Does reducing the use of cocaine, but not abstaining from the substance entirely, produce health benefits? There’s currently little research available that answers that question.
William Stoops, PhD, professor in the UK College of Medicine and director of regulatory knowledge and support for the UK Center for Clinical and Translational Science, has received a $2.9 million grant from the National Institute on Drug Abuse (NIDA) to find more answers.
Stoops hopes his research will contribute to the evolving knowledge of treatment for cocaine-use disorder (CUD), a substance-use disorder that currently has no well-established treatment methods.
“Facilities treating cocaine-use disorder are doing what they can, but there is no common practice,” Stoops said.
And while medications are available for other common substance-use disorders including opioid-use disorder and alcohol-use disorder, no medication is available to treat CUD.
Finding a more successful treatment model
Another challenge is that under the current model, CUD treatment is considered “successful” only if a patient abstains entirely from using the substance. Stoops points out that although abstinence is the ideal outcome, such a “total” fix is not the same measure of success used in treating other chronic diseases.
“Abstinence may be too high of a bar to set. We don’t do that with other chronic diseases – we focus more on reduction or management, like when treating someone for high blood pressure,” he said.
Stoops, along with interdisciplinary team members from the departments of behavioral science, psychiatry, internal medicine and psychology at UK, hope to determine if reduced cocaine use confers health benefits to individuals with CUD. He hypothesizes that a reduction will lead to improved health, and abstinence will yield even more benefits.
Health and economic benefits
The study will take place over five years and aims to enroll 200 participants (about 40 per year). Participants, who must be between 18 and 65 years old, will be asked to participate in a 12-week intervention. During the intervention, participants will need to be available three days a week for short visits. After the initial 12-week period, there will be long-term follow-up. The clinical component of the study will be conducted through the clinical services unit of the UK Center for Clinical and Translational Science.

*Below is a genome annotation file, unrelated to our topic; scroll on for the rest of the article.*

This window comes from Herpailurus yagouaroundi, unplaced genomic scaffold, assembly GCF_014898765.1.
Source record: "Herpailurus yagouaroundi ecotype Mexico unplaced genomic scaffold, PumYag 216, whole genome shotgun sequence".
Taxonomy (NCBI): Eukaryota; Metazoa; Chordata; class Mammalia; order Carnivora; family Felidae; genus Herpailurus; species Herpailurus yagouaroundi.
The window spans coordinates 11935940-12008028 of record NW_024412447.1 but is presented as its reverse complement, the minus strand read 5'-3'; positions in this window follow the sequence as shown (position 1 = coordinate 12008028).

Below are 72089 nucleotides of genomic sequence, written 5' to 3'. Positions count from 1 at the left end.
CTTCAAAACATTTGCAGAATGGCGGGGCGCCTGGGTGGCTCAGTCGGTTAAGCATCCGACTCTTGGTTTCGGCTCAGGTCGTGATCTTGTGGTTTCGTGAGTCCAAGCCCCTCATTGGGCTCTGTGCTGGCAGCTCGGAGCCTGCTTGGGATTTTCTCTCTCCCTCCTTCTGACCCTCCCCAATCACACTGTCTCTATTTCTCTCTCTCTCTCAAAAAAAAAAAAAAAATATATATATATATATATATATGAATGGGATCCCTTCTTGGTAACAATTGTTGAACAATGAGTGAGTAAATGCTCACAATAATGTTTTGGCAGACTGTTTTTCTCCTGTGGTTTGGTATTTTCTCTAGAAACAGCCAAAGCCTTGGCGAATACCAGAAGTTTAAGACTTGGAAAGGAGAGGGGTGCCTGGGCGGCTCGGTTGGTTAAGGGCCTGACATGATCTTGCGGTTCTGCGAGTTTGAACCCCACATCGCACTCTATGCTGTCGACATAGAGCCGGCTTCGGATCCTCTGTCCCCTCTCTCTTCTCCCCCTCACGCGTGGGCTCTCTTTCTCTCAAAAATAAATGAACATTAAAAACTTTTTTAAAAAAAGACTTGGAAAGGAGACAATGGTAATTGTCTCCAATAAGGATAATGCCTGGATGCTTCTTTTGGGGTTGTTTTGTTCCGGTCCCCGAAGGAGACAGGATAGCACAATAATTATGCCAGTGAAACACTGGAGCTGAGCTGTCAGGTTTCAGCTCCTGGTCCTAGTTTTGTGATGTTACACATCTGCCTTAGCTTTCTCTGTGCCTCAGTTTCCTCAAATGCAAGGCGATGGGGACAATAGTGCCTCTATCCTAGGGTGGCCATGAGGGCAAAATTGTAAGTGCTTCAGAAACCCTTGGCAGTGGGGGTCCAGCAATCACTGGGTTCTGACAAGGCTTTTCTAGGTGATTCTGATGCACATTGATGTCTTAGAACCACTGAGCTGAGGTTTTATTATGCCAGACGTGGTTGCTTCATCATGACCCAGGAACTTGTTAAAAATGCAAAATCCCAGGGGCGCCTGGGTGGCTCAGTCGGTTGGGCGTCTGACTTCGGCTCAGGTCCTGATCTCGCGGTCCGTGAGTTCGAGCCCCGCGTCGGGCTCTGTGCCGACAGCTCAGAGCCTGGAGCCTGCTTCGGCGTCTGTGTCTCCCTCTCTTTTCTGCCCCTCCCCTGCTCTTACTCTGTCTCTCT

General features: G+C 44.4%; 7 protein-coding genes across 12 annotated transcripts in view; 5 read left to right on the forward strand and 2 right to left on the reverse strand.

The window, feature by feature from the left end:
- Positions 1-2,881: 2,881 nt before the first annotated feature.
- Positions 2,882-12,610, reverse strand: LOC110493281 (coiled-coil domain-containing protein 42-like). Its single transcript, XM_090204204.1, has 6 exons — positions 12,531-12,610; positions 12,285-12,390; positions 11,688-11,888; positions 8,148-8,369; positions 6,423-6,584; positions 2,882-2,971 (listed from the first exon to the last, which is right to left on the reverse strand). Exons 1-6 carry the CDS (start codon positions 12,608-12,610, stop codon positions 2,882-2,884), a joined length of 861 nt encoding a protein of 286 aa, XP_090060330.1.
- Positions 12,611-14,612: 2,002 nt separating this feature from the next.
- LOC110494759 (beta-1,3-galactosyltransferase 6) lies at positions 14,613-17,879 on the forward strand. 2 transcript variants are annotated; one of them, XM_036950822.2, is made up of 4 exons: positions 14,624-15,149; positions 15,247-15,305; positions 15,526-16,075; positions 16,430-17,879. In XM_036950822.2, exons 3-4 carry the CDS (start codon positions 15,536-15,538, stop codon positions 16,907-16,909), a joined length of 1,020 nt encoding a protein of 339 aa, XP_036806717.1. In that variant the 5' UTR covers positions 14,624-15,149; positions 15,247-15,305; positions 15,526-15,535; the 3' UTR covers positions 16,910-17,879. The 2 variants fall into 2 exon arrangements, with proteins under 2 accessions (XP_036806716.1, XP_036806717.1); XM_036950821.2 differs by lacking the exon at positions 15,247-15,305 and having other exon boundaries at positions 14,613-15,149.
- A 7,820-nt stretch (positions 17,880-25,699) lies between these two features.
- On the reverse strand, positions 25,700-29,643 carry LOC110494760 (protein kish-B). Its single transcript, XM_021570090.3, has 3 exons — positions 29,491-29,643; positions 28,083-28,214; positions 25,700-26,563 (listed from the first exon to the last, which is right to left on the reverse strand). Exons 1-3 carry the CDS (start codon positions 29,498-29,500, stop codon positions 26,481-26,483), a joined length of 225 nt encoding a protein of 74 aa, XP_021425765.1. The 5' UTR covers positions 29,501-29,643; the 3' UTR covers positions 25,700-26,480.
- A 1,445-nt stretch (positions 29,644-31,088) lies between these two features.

In addition to helping people manage and treat their CUD, Stoops and the research team are also aware of the economic benefits to more people entering recovery.
“Substance use disorders in general, and CUD specifically are very expensive to the taxpayer. They lead to billions of dollars in lost productivity and healthcare costs each year,” Stoops said.
“Not having an effective, broadly used treatment, combined with the lack of a strong evidence base about whether reduced cocaine use can confer benefit, hampers our ability to help people with CUD.”
If you are interested in participating in or learning more about the study you can find more information at clinicaltrials.gov.
- Researchers are working hard to identify new treatments and strategies to improve health, but they need healthy participants and those with medical conditions to participate in clinical studies. Find out how you can participate in clinical research at UK HealthCare.
- Read how UK researchers are using an NIH grant to fight drug abuse in rural Kentucky.